7.  You fail to note that while there are real costs to our economies to build climate change institutions, once established in principle any resulting carbon pricing reflects real costs and is not a “cost” to the economy.

8.  It is a puzzle that you did not note that the most powerful way to call forth the investment and behavior changes that would help us to “find a cheap, low-carbon source of energy” and to limit GHG emissions would be to find ways that would effectively price GHG emissions.

9.  Finally, one further comment on this:

“One of the keys to solving environmental problems is economic growth and wealth.  … So keep in mind that anything that unduly retards economic growth also retards ultimate environmental clean-up, including global warming.”

Not sure what you’re driving at here.

As far as developing countries go, efforts by Western nations to address climate change are actually net subsidies to them (by dampening Western demand for fossil fuels) and are providing incentives and investment for growth.

And as for Western economies, at least in principle internalizing externalities by enclosing commons (that have provided value which has not been factored into GDP) doesn’t retard economic growth, but enables it by forestalling the destruction of resources, permitting greater wealth-generating private transactions and reducing inefficiency.

Boycott China and India?

October 12th, 2007 No comments

“Advanced democracies export their problems to emerging economies, thus shoving the whole problem neatly under the carpet. If the west really believed in being good global citizens we would (just for starters) refuse to trade with China and India. Then there is the small matter of cleaning up our own act.”

I posted the following (with minor tweaks) on a recent thread ( in response to the above assertion: 

The “small matter” of cleaning up our own act (misgovernment in the US) is actually a huge matter and the one that poses the greatest present threat to us, which is why it is hard to get people’s attention for a crusade to run off and save the rest of the world.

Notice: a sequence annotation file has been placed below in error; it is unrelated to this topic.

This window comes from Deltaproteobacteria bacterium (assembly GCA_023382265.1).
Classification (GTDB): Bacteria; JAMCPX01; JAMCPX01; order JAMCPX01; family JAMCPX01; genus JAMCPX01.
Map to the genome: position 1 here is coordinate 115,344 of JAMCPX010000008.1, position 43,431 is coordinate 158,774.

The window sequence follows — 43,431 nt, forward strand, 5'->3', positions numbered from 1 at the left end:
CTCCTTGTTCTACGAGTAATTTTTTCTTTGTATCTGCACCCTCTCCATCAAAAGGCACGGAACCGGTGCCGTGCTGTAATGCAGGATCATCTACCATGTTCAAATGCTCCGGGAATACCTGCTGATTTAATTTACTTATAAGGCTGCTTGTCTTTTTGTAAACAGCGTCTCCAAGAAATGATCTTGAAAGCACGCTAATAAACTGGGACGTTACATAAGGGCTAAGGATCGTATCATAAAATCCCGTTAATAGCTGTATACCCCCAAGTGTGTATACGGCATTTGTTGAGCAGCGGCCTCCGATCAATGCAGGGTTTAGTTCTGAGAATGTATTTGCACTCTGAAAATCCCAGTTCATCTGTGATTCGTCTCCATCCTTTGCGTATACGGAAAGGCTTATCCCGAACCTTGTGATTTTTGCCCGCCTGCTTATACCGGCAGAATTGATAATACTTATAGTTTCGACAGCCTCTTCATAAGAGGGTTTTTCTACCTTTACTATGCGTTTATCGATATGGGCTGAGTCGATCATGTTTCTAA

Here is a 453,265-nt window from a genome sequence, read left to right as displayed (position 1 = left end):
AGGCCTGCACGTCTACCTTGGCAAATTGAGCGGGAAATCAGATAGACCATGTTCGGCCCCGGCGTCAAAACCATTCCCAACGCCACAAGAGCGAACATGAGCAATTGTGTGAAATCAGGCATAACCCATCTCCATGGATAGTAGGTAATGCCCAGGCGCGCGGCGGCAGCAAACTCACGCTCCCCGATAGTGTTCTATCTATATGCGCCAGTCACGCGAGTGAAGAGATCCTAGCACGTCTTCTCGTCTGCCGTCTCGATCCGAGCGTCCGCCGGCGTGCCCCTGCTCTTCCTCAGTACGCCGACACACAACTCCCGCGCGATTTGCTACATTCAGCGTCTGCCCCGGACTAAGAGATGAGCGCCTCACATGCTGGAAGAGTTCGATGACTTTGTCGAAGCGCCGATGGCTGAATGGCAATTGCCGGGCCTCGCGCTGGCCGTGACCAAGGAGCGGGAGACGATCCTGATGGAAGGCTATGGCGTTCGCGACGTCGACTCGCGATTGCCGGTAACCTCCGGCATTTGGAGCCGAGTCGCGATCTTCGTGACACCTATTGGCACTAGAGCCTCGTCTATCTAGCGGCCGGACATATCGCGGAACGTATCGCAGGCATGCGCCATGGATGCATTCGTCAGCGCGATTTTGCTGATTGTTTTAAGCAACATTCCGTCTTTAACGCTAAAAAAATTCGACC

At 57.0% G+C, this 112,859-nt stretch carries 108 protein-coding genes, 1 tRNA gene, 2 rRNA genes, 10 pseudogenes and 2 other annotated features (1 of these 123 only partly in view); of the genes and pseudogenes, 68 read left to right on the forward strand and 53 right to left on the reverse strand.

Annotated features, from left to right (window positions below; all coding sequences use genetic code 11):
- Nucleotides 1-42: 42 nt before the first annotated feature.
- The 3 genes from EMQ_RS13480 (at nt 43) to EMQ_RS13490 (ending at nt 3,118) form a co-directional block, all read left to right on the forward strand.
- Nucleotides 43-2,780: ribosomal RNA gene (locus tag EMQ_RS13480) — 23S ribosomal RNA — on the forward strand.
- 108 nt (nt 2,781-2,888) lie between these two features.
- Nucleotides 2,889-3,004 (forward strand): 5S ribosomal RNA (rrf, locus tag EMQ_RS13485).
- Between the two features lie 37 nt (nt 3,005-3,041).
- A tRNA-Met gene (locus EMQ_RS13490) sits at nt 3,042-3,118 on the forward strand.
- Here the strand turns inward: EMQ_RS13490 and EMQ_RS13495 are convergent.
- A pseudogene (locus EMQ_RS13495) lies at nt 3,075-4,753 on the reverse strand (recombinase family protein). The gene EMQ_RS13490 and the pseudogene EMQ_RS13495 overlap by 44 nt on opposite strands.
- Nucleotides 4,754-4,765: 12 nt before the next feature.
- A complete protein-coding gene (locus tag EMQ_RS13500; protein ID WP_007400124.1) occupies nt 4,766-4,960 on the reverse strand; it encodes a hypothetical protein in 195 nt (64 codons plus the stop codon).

Of course, our domestic resource issues are largely under control (though regulation is too rigid and attracts eternal rent-seeking, politicking and division) and we are not literally exporting any problems – other than through our bumbling wars, of course!

However, as I previosuly noted, I fully agree that our market demands are providing incentives for much of the environmental devastation that we are seeing, even while it also creates opoportunities for wealth-generation in the developing world. I think we need to think much harder about these problems, but they are not problems that are so much being deliberately swept under the rug as they are problems that stem from institutional failures elsewhere that do not stare us in the face, even as they are important and though we may be complicit in and share some responsibility for them.

Largely, our relations with China and India are heading in the right directions, though I do think we (using our governments for support – in this others here are likely to disagree with me) should be doing more to help them combat their own environmental and institutional problems, as well as to work to create meaningful property rights in tropical forests (in other countries) and oceans.

On the climate change front, of course we have trade levers to use in getting them to sign onto measures that will help us all to rein in our impacts on climate, and help them to control their destruction of their own environments.

The use of trade levers must be coordinated with others, but clearly we have NO legal claims to prevent them from developing their economies, even were we to consider it moral – for the sake of the planet – to restrain them.

I am in favor of much greater and proactive efforts to deal with our various tragedy of the commons problems, but as they require international cooperation clearly we are not going to make much headway if we make China, India and development generally our enemy. We have to remain focussed on the problems, and under an Austrian framework, that means engagement.

Using the State to solve common resource problems?

October 12th, 2007 No comments

How exactly do you transfer commons into private ownership in a fair way, even for easily divided up stuff like land?

That’s the trillion dollar question that someone asked me on a recent thread ( regarding my suggestion that better definition and enforcement of property rights is key to addressing climate change and other environmental problems in the developing world.  I have excerpted and augmented my response here: